This article is from the February 1996 The Mexico File newsletter.
Tepoztlan, The Tlahiuca Take on Jack “The Bear”
The equipment was rolled in, workers were on the way. But from somewhere, Emiliano’s spirit was smiling down on his people. Some 3,500 campesinos seized the construction machinery. All the roads were blocked into town. The PRI town counsel was run out of town and a new one was elected. Sentries were placed in the 420-year-old church. And finally, the project was suspended by the Secretary of Ecology and Natural Resources.
DO YOU BELIEVE IN MAGIC?
As a Mexico traveler, you should rejoice. Tepoztlan is a very special place. I’m about as New-Age as Bob Dole (I knew we had something in common), but this town got to me. There’s a pervasive aura that my limited vocabulary can’t begin to adequately describe. Maybe it’s the sheer beauty of its location. As you drive the winding, fifteen-mile road from Cuemavaca it is apparent where you are heading. Even when the road is taking you in the opposite direction, you know you’ll end up where you can see those dramatic, monolith spires in the distance. It reminds you of Monument Valley in Utah (you know, where they filmed all those Westerns) except with palm trees, bougainvillea and cobblestone streets. The 12.000 residents live in a verv clean air temperate climate at 5,500 feet.
This seemed the perfect place for me to visit three weeks ago. I had been diagnosed with bronchitis and it wasn’t getting much better. Tepoztlan is renown for its curanderos (healers) and the mystical powers that have been present for centuries. Witches and witchcraft also have a prominent place in the ancient folklore. I’ll go there, I thought, and despite my inherent skepticism of all things intangible, will be miraculously healed. Yes, I will become a convert to the New Age. Perhaps I can buy some Yanni music when I get home. John Tesh. A room full of crystals!
Sadly to say, after days of wheezing and sweating, I flew home to be re-diagnosed with low-level pneumonia. Nonetheless, I did feel a spiritual kinship with the gentle inhabitants who were at all times polite, gracious and friendly. Not that they don’t have a right to be a little crabby. Prior to the golf course fiasco, the Tlahuica people withstood several invasions. The first was by the Aztecs around 1400. They reigned supreme until the Spaniards arrived in 1521. Then 30 years later it was the Dominicans, who erected the magnificent church and monastery that todav stands as the centerpiece of the town. Domingo de L’Anunciacjon, who evangelized the area between 1551 and 1559, built the church on top of the ruined temples of the Aztecs. One can only imagine what might be excavated if given the opportunity. Both the monastery and church are still in use today, although the monastery is being converted to a museum. The walls are filled with remnants of murals and can be viewed Wednesday to Sunday from 9:30 a.m. to 4:30 p.m. The church is open daily and is really impressive, regardless of your religious beliefs.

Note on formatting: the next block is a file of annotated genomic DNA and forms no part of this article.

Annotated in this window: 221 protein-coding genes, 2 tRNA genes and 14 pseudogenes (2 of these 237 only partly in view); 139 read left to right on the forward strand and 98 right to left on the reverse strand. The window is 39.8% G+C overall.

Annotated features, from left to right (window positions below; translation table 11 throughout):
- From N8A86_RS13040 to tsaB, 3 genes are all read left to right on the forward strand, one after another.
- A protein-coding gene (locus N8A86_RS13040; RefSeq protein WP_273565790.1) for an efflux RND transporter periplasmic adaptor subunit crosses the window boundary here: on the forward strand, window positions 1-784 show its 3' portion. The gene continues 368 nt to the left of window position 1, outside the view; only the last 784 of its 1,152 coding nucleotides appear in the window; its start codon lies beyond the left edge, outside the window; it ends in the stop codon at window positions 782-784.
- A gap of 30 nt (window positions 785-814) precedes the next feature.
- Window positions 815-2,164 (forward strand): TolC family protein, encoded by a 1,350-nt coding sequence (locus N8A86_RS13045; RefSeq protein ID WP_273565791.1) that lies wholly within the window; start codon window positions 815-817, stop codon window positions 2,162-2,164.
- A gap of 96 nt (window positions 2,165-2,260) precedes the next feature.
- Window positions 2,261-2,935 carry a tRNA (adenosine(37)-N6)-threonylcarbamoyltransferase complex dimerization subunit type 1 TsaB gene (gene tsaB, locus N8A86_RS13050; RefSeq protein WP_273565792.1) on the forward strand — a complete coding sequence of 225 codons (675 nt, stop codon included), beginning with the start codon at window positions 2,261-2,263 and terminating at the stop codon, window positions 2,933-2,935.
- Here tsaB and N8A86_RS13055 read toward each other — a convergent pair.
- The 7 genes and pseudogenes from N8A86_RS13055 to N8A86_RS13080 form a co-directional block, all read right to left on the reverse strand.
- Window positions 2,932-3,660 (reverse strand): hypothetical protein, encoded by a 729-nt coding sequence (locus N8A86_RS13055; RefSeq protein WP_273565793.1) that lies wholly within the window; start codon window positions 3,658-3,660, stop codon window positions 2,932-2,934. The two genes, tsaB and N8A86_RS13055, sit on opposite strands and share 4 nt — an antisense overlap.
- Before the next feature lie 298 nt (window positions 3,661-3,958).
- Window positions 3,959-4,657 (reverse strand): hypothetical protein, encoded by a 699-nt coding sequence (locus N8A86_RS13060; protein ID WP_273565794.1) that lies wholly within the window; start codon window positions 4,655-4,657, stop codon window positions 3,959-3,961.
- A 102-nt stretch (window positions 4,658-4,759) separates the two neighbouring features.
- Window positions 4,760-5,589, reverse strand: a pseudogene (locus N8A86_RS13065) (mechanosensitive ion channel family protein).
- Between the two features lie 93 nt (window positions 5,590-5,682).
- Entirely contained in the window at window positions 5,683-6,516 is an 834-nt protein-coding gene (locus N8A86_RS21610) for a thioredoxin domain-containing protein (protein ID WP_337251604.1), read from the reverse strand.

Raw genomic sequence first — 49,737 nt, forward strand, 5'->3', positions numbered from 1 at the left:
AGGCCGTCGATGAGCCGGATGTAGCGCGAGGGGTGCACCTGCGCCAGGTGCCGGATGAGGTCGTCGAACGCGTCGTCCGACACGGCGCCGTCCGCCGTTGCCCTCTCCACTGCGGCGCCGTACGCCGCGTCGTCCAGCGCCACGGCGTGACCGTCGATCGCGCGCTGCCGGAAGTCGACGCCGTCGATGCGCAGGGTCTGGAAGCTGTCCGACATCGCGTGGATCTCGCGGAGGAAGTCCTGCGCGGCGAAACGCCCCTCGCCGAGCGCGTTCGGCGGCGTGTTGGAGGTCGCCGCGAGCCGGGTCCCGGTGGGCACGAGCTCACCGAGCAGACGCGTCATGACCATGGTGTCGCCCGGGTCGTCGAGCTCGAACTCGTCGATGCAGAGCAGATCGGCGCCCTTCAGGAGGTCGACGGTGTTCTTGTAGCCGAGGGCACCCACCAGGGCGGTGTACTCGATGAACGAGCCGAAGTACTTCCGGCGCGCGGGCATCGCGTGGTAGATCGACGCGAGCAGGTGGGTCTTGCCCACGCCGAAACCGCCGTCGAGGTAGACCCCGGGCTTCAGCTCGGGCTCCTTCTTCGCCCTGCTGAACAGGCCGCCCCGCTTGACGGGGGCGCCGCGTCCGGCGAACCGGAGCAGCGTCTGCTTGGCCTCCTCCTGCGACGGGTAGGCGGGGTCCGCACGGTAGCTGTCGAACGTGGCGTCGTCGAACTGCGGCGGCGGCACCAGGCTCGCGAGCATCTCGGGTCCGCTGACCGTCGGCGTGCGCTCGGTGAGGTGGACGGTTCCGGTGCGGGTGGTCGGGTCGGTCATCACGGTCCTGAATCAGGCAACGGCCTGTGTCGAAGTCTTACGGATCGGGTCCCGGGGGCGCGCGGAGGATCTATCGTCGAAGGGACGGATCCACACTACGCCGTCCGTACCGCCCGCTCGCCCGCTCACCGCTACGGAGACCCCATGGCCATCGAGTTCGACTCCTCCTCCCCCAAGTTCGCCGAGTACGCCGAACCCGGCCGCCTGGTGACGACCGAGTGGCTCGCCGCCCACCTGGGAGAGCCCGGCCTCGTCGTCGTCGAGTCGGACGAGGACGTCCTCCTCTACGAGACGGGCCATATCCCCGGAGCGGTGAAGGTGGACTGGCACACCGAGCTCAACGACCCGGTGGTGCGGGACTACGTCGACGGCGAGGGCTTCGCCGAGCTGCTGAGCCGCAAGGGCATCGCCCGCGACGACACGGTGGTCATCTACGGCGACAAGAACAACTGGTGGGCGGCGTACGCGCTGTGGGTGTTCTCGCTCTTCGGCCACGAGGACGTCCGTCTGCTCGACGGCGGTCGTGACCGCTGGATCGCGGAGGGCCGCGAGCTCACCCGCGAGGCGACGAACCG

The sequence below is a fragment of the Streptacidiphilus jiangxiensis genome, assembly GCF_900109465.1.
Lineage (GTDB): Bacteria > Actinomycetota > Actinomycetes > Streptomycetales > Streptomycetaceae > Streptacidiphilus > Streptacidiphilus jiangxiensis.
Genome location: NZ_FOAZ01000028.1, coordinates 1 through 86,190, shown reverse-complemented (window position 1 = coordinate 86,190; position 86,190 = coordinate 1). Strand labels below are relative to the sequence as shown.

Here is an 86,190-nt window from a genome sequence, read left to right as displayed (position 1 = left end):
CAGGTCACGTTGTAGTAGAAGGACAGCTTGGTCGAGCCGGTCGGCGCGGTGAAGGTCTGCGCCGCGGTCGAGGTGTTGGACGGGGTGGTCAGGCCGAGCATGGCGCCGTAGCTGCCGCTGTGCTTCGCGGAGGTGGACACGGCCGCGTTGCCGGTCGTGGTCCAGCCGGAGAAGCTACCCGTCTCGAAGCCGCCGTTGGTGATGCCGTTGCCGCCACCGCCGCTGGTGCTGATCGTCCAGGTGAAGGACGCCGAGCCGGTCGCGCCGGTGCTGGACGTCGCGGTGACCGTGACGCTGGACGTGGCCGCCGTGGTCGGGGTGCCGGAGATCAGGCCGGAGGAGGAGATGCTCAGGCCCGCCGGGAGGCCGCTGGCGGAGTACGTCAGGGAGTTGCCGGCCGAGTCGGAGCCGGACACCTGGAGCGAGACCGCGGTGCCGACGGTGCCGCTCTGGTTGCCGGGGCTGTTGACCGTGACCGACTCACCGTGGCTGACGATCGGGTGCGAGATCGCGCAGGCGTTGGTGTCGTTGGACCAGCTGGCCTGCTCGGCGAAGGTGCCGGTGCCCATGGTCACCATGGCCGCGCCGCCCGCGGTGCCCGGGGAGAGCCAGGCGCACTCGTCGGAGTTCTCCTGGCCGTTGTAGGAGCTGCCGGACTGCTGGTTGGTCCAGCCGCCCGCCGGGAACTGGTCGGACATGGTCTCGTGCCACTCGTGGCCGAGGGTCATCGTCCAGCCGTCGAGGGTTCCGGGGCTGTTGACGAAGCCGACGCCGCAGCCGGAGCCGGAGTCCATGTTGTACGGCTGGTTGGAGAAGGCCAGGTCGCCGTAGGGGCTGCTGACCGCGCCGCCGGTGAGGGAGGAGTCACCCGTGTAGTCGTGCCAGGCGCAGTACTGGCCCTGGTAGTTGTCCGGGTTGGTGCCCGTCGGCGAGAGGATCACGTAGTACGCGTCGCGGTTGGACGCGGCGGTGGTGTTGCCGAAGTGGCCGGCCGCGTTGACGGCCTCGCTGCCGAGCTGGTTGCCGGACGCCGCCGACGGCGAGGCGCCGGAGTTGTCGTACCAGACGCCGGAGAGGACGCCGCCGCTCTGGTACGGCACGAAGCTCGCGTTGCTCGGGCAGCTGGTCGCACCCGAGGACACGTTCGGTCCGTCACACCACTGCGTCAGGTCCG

THE CERRO DEL TEPOZTECO
High up a sheer sandstone wall, looking down on the village, stands a pyramid shrine to the Aztec God of fertility and pulque (see following article). Not a bad combination. You can actually look up from the village and see this 30-foot-high pyramid perched some 1 800 feet seemingly straight up. It seems impossible, but there is a trail leading to the top. And if you are in condition, within an hour and a halt, you can make the hike. I could barely walk a block without gasping for air, due to my illness, but I talked with others who had made the trek, and it is definitely something I’ll do next time down. To get to the trail just follow the main street in town, Av Tepozteco, north for six blocks from the marketplace/main square to the start of the trail. They close down the access at 4:30 p.m. every day, so don’t start too late in the afternoon. You can start as early as 9:00 a.m. And although the site honors the God of pulque, the guy at the top is selling lemonade.